I found this…
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And did this…

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Now Granny Rosie, before you get to thinking I’ve turned into a rebel since you left, talk to Jesus. He knows my heart. He knows Miss Goody Two Shoes over here prayed about this for two years, wanting to be sure she was not being dishonoring or disobedient.  This may be a stretch, Granny Rosie, but just as the Israelites wore God’s commands on their body (granted, bound to their arms with leather straps, not permanent ink), this is me binding His word to my arm so I can internalize His truth and be reminded of His abiding presence.

I settled on the word “abide” long before you died. I’ve since discovered that you are a wonderful reminder for me of what it means for Christ to abide in me, and for me to abide in Christ. It’s only fitting I would have the word in your handwriting from your Bible on my wrist.


You are loved and missed immensely, in ways I can’t express with words. Your life was an incredible testimony to God’s faithfulness to His children. He never let you go. He held you and He carried you all the days of your life, even to your last moment as He answered your greatest prayer in your later years…to not die alone and to continue to live in your house. God granted your request on 8-8-16, because He’s a great God with great love for His people. You were welcomed into His presence after taking your last breath in Dr. Weldon’s office with Dad by your side. The two people you probably trusted most on this earth were the two people God allowed you to see last as you slipped into eternity.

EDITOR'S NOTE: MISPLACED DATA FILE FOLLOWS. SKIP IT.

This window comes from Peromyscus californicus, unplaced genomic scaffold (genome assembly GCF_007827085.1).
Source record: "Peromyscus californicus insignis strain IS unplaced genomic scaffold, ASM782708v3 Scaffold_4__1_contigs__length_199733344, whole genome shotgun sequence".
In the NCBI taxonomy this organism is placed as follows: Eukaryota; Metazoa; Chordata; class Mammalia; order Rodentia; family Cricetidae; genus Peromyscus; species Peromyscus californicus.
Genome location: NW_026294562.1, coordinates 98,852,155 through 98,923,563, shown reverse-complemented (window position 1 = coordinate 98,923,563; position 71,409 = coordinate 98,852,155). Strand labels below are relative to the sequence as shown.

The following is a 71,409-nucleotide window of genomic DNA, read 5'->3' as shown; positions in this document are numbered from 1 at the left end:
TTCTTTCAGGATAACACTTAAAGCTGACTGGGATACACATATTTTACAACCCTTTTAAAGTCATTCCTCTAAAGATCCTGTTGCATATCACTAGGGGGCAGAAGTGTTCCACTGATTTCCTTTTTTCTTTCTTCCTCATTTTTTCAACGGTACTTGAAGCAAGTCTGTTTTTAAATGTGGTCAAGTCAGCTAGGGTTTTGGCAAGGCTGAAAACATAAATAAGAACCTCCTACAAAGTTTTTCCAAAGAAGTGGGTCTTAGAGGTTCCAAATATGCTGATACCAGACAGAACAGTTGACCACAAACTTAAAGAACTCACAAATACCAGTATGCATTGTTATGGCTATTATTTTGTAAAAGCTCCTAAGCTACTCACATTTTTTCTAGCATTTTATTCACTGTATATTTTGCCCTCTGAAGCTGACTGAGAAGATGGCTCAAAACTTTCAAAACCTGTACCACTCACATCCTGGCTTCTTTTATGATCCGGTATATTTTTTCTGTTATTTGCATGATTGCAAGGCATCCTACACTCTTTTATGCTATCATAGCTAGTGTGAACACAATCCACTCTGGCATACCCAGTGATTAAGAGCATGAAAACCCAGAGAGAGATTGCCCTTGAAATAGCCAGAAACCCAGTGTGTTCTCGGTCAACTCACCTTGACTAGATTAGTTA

Amen and amen. God is good. And I can’t wait to see you again.

When we all get to Heaven, what a day of rejoicing that will be! When we all see Jesus, we’ll sing and shout the victory!  

Scott’s Third Birthday

Scott,
Happy birthday, buddy! If there is any single word I could use to describe your life it would be joy. Sure, you have some unpleasant toddler moments, some days more than others. That is to be expected and considered part of your development as a kid. Aside from normal toddler behaviors, you radiate so much joy. Your smile and laughter are contagious. It’s obvious you are being raised by two very sarcastic parents because you try so hard to get away with things by saying “I was just trying to be funny.” It works often, because you are very funny.

If there was an award for the best brother to be stuck between two sisters, you’d win hands down. You love your sisters with all the love you have to give, though sometimes that love is expressed through aggressive playfulness. You will make them tougher and they will make you softer. It’s a win win for everyone.